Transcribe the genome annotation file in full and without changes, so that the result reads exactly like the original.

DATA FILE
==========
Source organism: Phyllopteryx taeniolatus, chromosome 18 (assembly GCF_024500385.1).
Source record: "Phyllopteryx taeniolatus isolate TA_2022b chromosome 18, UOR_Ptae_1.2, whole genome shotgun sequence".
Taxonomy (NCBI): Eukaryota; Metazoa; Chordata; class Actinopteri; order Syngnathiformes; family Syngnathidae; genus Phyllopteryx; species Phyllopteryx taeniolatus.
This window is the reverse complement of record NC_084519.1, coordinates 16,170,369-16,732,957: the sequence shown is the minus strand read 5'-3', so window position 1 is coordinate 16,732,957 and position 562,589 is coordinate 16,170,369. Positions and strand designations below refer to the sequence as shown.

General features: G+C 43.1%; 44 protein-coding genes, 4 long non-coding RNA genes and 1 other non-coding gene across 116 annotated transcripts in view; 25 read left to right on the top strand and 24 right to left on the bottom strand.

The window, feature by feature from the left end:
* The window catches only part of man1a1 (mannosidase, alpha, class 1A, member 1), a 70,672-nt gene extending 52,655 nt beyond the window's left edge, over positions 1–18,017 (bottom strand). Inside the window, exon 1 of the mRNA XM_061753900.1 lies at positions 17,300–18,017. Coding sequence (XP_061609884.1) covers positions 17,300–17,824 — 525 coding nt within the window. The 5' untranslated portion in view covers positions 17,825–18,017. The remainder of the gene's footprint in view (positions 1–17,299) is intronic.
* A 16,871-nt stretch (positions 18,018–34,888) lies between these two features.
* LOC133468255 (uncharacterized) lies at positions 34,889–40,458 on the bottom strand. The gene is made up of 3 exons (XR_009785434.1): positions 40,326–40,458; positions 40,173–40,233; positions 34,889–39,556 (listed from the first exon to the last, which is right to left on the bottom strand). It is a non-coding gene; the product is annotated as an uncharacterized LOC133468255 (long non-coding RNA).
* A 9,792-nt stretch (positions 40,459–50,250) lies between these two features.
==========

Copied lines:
Source organism: Phyllopteryx taeniolatus, chromosome 18 (assembly GCF_024500385.1).
Source record: "Phyllopteryx taeniolatus isolate TA_2022b chromosome 18, UOR_Ptae_1.2, whole genome shotgun sequence".
Taxonomy (NCBI): Eukaryota; Metazoa; Chordata; class Actinopteri; order Syngnathiformes; family Syngnathidae; genus Phyllopteryx; species Phyllopteryx taeniolatus.
This window is the reverse complement of record NC_084519.1, coordinates 16,170,369-16,732,957: the sequence shown is the minus strand read 5'-3', so window position 1 is coordinate 16,732,957 and position 562,589 is coordinate 16,170,369. Positions and strand designations below refer to the sequence as shown.

General features: G+C 43.1%; 44 protein-coding genes, 4 long non-coding RNA genes and 1 other non-coding gene across 116 annotated transcripts in view; 25 read left to right on the top strand and 24 right to left on the bottom strand.

The window, feature by feature from the left end:
* The window catches only part of man1a1 (mannosidase, alpha, class 1A, member 1), a 70,672-nt gene extending 52,655 nt beyond the window's left edge, over positions 1–18,017 (bottom strand). Inside the window, exon 1 of the mRNA XM_061753900.1 lies at positions 17,300–18,017. Coding sequence (XP_061609884.1) covers positions 17,300–17,824 — 525 coding nt within the window. The 5' untranslated portion in view covers positions 17,825–18,017. The remainder of the gene's footprint in view (positions 1–17,299) is intronic.
* A 16,871-nt stretch (positions 18,018–34,888) lies between these two features.
* LOC133468255 (uncharacterized) lies at positions 34,889–40,458 on the bottom strand. The gene is made up of 3 exons (XR_009785434.1): positions 40,326–40,458; positions 40,173–40,233; positions 34,889–39,556 (listed from the first exon to the last, which is right to left on the bottom strand). It is a non-coding gene; the product is annotated as an uncharacterized LOC133468255 (long non-coding RNA).
* A 9,792-nt stretch (positions 40,459–50,250) lies between these two features.